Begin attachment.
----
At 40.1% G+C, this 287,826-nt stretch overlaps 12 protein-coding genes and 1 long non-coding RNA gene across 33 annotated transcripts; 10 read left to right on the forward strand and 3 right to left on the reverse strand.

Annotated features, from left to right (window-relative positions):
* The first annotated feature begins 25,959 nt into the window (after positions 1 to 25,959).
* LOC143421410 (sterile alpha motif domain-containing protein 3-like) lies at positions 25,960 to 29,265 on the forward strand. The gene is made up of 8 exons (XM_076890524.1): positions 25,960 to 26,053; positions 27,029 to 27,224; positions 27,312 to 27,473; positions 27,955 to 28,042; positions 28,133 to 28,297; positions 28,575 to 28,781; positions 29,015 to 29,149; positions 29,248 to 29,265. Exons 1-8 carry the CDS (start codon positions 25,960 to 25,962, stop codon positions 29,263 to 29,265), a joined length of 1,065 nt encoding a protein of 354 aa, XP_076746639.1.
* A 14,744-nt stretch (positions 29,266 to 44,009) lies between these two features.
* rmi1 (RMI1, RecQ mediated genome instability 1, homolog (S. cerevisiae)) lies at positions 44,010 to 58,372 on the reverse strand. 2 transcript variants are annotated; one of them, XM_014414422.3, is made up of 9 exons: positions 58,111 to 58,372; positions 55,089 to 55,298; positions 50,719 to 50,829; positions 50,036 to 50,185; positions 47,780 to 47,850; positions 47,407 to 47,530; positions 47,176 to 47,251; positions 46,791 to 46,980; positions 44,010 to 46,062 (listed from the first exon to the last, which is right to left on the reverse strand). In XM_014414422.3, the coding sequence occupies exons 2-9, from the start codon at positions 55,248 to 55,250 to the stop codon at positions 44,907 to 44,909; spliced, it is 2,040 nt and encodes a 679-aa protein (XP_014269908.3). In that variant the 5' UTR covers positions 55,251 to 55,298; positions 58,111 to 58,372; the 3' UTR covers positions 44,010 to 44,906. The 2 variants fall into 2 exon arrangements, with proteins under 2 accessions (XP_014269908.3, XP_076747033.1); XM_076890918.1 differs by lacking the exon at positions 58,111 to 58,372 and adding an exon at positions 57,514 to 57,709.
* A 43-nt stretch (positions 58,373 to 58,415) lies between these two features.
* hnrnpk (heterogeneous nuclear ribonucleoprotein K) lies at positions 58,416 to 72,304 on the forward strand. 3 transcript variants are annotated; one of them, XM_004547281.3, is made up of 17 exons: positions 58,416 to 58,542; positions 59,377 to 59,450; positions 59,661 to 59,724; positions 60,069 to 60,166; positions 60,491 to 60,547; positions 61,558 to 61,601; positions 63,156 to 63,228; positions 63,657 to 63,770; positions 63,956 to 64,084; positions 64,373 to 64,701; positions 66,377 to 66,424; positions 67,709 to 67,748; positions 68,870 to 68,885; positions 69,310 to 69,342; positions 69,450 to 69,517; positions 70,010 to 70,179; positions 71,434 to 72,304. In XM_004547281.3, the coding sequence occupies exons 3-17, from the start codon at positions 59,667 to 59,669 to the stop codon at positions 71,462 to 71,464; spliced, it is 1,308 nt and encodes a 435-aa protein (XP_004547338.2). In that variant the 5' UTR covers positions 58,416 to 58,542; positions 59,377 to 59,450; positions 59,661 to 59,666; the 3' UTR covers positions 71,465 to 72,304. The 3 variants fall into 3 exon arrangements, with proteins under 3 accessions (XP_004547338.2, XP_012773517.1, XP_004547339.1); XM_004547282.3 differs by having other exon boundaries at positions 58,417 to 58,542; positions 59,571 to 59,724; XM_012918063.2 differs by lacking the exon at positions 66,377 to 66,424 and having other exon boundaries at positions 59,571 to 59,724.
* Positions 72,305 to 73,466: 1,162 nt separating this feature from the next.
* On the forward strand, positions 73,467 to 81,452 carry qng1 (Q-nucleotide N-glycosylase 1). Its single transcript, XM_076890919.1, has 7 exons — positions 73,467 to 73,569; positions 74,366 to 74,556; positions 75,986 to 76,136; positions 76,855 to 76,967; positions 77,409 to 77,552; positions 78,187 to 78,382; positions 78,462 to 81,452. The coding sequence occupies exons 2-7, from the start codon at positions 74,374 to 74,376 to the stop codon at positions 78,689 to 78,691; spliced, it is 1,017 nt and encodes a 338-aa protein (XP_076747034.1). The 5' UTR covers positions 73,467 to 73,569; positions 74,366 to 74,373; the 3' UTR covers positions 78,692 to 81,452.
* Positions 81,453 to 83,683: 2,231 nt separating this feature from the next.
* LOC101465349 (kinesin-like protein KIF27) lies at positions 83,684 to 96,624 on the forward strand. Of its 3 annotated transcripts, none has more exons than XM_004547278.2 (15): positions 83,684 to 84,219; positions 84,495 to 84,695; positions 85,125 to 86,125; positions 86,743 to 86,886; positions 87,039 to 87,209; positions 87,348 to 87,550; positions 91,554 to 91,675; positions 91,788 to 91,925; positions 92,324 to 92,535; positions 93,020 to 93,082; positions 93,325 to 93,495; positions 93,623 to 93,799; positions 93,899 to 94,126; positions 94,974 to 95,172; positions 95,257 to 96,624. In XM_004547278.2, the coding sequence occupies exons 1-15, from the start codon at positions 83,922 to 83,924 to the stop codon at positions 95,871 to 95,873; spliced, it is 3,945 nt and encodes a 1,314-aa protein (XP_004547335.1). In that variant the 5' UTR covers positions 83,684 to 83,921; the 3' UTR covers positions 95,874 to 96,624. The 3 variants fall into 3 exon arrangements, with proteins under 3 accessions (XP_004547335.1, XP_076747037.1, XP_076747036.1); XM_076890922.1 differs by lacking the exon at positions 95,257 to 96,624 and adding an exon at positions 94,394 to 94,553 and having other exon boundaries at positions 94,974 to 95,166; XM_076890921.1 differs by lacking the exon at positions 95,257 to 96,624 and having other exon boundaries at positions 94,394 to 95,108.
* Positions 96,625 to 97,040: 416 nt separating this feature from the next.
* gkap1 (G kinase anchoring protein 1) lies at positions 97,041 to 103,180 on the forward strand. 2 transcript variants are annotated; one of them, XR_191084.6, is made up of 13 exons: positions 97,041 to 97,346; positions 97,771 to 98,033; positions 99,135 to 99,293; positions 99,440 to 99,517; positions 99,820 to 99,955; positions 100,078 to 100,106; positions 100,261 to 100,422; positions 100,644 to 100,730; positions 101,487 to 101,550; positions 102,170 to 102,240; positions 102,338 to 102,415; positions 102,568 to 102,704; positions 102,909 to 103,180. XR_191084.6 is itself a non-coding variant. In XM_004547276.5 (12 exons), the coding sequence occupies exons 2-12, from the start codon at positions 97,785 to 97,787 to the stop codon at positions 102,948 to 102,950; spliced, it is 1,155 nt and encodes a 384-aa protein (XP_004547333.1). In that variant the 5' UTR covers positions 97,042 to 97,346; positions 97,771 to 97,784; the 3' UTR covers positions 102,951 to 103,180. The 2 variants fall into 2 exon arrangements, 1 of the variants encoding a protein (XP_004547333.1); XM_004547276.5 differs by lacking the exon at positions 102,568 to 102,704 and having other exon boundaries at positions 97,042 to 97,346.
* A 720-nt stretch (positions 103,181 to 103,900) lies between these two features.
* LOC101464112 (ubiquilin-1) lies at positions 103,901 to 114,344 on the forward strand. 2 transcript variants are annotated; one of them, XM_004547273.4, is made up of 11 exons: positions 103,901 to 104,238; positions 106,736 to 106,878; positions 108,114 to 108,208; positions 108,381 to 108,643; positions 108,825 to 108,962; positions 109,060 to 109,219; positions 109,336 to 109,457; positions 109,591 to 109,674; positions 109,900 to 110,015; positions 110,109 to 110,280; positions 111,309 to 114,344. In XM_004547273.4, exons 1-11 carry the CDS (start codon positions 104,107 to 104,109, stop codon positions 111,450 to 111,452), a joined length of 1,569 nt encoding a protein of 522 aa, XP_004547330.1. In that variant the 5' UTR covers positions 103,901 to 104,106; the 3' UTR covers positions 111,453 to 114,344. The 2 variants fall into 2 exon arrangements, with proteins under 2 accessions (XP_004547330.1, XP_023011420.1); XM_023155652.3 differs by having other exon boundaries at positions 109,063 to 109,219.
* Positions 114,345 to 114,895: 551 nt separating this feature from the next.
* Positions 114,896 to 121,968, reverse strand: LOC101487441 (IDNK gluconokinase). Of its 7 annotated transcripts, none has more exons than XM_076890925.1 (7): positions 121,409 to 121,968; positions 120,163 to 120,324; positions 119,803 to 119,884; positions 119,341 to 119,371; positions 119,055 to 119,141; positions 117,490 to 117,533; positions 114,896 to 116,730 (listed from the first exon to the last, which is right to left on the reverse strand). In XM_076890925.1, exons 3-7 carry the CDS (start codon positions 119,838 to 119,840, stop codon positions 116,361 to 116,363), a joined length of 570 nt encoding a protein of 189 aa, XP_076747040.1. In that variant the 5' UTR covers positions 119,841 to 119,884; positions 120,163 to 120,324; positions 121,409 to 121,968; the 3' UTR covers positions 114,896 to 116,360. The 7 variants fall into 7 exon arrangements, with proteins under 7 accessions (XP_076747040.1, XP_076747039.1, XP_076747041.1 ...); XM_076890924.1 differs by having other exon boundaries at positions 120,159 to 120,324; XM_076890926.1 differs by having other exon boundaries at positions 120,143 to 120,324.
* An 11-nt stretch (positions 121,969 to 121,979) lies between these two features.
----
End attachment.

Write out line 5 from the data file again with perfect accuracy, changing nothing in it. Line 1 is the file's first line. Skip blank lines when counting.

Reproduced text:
* A 14,744-nt stretch (positions 29,266 to 44,009) lies between these two features.